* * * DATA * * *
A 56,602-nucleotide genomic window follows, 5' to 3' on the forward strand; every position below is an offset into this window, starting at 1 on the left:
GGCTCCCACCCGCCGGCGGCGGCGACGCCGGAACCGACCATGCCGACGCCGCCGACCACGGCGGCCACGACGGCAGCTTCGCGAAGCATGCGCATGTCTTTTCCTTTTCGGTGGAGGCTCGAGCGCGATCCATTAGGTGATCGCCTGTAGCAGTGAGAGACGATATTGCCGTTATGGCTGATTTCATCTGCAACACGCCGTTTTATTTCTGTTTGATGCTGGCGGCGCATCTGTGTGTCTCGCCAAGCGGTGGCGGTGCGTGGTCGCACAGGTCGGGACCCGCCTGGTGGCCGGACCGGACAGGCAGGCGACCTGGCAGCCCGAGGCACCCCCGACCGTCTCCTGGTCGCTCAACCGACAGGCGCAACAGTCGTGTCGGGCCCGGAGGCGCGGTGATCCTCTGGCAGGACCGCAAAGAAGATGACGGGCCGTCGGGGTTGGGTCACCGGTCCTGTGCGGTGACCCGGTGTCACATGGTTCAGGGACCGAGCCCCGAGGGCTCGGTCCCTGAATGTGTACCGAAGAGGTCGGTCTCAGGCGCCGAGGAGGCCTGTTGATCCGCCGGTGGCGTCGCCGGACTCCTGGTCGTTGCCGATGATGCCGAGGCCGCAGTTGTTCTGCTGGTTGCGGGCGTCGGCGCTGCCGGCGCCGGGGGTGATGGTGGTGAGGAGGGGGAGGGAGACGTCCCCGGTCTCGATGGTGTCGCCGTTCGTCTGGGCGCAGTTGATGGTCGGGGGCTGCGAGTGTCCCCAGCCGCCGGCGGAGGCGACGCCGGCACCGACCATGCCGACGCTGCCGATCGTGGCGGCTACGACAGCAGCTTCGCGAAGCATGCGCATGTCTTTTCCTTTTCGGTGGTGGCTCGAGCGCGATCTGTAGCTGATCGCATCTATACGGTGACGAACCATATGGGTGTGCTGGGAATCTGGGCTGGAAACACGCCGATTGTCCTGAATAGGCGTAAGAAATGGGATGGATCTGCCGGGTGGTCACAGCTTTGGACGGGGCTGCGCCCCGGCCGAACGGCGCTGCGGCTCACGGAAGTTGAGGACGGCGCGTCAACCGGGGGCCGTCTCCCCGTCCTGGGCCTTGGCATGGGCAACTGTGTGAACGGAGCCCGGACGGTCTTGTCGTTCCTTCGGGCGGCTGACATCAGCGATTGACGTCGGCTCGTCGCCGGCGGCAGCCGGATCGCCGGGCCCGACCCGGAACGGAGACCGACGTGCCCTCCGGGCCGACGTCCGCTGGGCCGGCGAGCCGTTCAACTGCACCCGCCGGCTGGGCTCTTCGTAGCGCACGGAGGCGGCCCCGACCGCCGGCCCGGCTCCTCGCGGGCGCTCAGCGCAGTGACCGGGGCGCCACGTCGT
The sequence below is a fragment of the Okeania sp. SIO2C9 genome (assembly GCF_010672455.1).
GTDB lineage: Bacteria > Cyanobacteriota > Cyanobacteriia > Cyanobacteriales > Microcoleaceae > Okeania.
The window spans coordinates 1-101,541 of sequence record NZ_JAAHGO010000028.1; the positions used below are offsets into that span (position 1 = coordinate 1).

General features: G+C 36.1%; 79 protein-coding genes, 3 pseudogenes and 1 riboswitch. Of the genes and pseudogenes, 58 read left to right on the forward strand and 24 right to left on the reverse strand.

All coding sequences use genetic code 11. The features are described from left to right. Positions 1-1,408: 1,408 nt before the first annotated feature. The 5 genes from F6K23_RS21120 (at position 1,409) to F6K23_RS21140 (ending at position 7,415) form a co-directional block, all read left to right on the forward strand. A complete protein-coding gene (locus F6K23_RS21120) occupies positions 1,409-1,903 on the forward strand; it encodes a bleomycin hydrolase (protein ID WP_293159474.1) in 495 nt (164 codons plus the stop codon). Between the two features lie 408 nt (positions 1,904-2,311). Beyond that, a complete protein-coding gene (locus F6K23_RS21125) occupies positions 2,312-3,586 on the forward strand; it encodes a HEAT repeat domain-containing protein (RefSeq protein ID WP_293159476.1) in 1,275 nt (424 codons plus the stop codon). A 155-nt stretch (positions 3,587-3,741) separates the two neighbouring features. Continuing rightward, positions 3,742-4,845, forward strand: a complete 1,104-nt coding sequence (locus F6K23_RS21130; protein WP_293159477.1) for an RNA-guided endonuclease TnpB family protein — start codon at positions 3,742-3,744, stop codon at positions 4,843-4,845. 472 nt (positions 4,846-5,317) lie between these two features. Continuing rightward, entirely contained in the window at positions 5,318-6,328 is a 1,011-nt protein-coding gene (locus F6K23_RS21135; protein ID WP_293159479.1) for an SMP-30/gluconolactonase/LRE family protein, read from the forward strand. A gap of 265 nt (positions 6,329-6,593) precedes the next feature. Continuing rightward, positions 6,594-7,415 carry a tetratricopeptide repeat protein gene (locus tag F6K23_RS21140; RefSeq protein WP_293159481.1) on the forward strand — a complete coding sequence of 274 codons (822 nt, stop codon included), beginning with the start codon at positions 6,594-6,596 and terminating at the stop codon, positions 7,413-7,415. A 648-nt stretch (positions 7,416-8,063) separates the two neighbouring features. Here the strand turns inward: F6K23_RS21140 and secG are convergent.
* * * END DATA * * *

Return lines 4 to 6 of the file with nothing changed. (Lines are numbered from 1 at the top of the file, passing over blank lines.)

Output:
GTDB lineage: Bacteria > Cyanobacteriota > Cyanobacteriia > Cyanobacteriales > Microcoleaceae > Okeania.
The window spans coordinates 1-101,541 of sequence record NZ_JAAHGO010000028.1; the positions used below are offsets into that span (position 1 = coordinate 1).

General features: G+C 36.1%; 79 protein-coding genes, 3 pseudogenes and 1 riboswitch. Of the genes and pseudogenes, 58 read left to right on the forward strand and 24 right to left on the reverse strand.